The identifier is selected-based on a number of considerations. To avoid changing the existing infrastructure, identification information that is already broadcast by access points can be used as the identifier, such as cell ID, sector ID, PN offset, or some combination of such parameters. Good candidates for identification information are parameters that are available on a common channel in a form that requires little processing cycles and time to obtain and decode, for example, parameters that are repeated very frequently by the access point broadcasting them. In some examples, the identifier is at least quasi-unique, that is, it is unique within a suitable geographic area.

In some examples, the identifier is wild-carded in the white list or black list so that a single identifier can point out multiple embedded cells that the access terminal may or may not use. We refer to the set of embedded cells identified by such an identifier as “open.” For example, as shown in FIG. 3A, a parameter 300 used as the identifier has eight bytes 302 a-302 h. Within a given network, as shown in FIG. 3B, all the embedded access points for a certain community include the same value “004, 002” in the first two bytes 302 a and 302 b in the parameter 304. Two access points 306 a, 306 b transmit parameters 300 a, 300 b, respectively, both with “004, 002” in their leading bytes 302 a and 302 b. A third access point 306 c has different value “032, 087” in its leading bytes 302 a and 302 b in its parameter 300 c.

As shown in FIG. 3C, a single white list identifier 308 with “004, 002” in the two first bytes 302 a and 302 b and wildcards 310 for the remaining bytes 302 c-302 h tells an access terminal 314 that it may access any embedded cell with “004, 002” in the first two bytes 302 a and 302 b leading the identifying parameter 300. Therefore, the access terminal 314 may access the embedded access points 306 a and 306 b, but not the access point 306 c (barring any additional identifiers in its white list that would point out the access point 306 c).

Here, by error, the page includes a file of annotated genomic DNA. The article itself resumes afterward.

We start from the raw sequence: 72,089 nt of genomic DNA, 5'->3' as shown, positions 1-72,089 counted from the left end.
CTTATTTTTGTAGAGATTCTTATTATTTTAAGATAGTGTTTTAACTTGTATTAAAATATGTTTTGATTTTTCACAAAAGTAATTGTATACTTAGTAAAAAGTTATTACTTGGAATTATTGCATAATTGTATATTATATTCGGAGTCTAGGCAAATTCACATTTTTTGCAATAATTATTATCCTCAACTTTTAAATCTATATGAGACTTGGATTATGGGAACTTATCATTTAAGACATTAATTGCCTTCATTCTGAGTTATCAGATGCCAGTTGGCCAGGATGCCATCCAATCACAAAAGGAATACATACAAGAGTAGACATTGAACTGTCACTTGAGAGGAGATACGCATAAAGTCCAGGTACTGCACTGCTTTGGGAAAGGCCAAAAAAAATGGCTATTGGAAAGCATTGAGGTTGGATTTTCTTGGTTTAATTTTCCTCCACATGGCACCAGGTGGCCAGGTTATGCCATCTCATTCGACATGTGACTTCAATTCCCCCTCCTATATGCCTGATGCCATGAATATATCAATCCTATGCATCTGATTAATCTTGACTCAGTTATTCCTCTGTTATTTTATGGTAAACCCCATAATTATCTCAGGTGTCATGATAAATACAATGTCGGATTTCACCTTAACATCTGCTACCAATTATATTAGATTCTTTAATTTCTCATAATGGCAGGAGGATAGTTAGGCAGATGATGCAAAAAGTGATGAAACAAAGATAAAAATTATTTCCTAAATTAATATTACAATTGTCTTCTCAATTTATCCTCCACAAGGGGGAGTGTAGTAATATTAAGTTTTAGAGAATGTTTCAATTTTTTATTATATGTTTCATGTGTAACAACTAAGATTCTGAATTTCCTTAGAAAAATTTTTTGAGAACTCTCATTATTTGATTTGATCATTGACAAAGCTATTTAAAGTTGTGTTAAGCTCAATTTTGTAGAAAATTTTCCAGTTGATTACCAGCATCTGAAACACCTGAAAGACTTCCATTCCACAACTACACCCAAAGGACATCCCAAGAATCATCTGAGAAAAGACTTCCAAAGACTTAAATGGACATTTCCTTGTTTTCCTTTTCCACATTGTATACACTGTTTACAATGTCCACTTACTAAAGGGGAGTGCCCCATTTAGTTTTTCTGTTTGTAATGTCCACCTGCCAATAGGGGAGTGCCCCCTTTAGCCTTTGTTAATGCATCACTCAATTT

Within the white list of embedded cells that an access terminal can access, there may be come embedded cells that it should not access. For example, if wildcards are used such that the white list identifies any access point operated by a given company as allowed, there may be some access points in that set that are restricted to employees, and others that are open to customers. The black list identifies the access points that are restricted to employees, so that the access terminal will only attempt to access those access points that are open to customers. In the example of FIG. 3, the third byte 302 c of the parameter 300 indicates which subsets of users are allowed to access a given access point, within those access points identified as belonging to the community. The first access point 306 a has a value “005” at byte 302 c, while the second access point 306 b has a value “167.” The blacklist includes an identifier 322 with “004, 002” in the first two bytes 302 a and 302 b and “005” in the third byte 302 c. This tells the access terminal 314 that even though the white list identifier 308 covers both of the access terminals 306 a and 306 b, the access terminal cannot use the access terminal 306 a. Such a combination of wildcards in white lists and black lists allows a concise set of identifiers to define complex sets of embedded cells that an access terminal may access. In addition to wild cards, ranges of values and bitmasks may be used to identify allowed or disallowed cells.